I own a business, should I incorporate?

People are moving online faster than ever. Technology is helping brick-and-mortar businesses to adapt in a fast changing world. Once a website is created and visitors start browsing your business can expand greatly, however there are also a number of legal risks that it is exposed to.

While the process of incorporation has additional costs to merely starting or continuing a business, there are a number of benefits that come from registering a company (aka incorporation). The most important thing to remember is that an incorporated company is a separate legal entity from the company owner — this is crucially important should things go wrong.

Debts and liabilities.

Company owners have legal protection when their business becomes incorporated. This includes protection from personal liability, company debts as well as obligations. In the worst case scenario, if you are the owner of a business that falls into bankruptcy or debt, creditors have the capacity to repossess your personal and private assets. Where you are the owner of a limited liability company on the other hand, the debt remains the responsibility of the company.

Company life

Another advantage is essentially, infinite life and continuance of the company. A company does not have the limitation of being tied to its owners and has an indeterminate life span regardless of whether the owners pass away or exit the enterprise. Additionally it is easier to sell company shares and interests as well as raise capital, while the sale of a corporation is much simpler than the sale of a business, with a different structure, in most other cases.

Other owners and founders

Where a business is run with more than multiple owners or founders, the potential for disputes and messy division of assets hangs overhead. In an incorporated setting, the possession of shares in the company gives a clear indication of the owners’ investment in the enterprise, rather than any pre-incorporation promises such as verbal or written statements.

Third parties

As a separate legal entity, an incorporated business has different liability obligations to third parties and employees. Where a business engages with a third party, be employees or other businesses, incorporation means that when the agreement is entered into, the third party enters into a legal relationship with the company rather than the owner personally.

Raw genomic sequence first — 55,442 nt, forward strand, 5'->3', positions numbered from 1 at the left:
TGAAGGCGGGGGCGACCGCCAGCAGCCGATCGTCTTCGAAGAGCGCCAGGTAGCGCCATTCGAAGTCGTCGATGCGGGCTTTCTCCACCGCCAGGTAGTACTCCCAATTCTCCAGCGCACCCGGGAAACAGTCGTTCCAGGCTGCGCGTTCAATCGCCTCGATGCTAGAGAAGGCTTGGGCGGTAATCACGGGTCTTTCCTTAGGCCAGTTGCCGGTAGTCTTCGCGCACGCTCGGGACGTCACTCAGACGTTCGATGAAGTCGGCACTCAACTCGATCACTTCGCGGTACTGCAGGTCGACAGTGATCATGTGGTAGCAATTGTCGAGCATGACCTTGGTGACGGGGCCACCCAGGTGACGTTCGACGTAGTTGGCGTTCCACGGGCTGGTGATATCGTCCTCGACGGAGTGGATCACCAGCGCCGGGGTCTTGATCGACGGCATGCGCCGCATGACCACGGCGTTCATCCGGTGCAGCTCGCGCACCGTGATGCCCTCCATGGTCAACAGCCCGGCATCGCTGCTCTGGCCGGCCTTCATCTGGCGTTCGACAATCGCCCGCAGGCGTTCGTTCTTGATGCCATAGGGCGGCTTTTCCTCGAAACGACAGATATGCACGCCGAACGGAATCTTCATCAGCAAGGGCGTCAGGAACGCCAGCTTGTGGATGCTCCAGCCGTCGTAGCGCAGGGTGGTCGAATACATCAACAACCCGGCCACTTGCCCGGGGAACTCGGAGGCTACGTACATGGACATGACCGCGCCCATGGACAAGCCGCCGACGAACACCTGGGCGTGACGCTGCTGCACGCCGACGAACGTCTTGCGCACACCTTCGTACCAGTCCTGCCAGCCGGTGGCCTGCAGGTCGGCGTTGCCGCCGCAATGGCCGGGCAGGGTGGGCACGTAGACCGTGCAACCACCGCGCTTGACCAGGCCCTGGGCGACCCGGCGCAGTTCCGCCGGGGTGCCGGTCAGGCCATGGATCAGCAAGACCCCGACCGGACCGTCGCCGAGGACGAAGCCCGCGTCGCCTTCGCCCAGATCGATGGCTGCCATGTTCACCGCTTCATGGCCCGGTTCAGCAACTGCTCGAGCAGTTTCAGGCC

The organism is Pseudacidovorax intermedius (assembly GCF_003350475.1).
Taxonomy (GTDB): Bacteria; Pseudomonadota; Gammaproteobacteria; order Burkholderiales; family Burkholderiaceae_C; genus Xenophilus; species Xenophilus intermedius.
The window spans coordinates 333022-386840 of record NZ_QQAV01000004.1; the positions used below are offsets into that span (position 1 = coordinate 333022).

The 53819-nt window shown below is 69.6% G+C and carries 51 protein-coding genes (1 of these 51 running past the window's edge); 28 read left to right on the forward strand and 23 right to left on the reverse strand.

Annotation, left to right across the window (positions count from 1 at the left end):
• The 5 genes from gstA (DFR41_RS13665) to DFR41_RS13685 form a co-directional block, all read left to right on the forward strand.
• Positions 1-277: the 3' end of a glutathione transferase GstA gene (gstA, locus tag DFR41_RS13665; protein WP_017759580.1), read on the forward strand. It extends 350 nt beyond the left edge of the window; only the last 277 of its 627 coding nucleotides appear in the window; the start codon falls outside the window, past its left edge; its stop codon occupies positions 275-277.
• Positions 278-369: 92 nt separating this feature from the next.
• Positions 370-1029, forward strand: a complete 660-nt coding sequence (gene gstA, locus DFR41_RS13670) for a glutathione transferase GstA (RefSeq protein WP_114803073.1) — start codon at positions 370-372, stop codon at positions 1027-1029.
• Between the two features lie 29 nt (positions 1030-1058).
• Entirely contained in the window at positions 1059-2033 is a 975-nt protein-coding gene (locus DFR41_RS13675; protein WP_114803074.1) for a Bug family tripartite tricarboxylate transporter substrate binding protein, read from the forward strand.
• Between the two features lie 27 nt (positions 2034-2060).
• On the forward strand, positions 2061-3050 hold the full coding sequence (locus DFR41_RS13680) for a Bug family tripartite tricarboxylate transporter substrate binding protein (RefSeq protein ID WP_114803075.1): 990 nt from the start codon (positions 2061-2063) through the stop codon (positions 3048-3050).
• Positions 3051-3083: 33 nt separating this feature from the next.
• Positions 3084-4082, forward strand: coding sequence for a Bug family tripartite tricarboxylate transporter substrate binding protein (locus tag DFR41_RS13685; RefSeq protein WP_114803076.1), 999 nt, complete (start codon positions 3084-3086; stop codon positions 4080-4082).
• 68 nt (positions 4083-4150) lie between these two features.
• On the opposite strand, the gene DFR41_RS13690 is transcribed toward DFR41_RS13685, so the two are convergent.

It is a fact that corporations are taxed at much lower rates than individuals. Business owners in structures such as sole proprietorship or partnerships require the owners to pay taxes founded on their personal income statements regardless if 100% of the profits are being reinvested into the company. Incorporating a business allows the company to be taxed as a corporation separately instead, which can save the business owners a significant amount of money.

Competitive advantage

In a highly competitive world, undergoing incorporation can provide your business greater credibility and recognition. To be known as a registered company improves your legitimacy on paper too. Interested investors, consumers, suppliers and even partners often have a preference to enter into agreements with incorporated companies than other businesses. Incorporation provides you that little extra competitive advantage.

So, what’s the process to incorporate? Generally, law firms charge a significant fortune to bring you through the company registration process, there are a number of cloud-based legal services which can minimise these costs and often work quicker than law firms. An online solution such as LawPath’s can provide immediate registration through the application.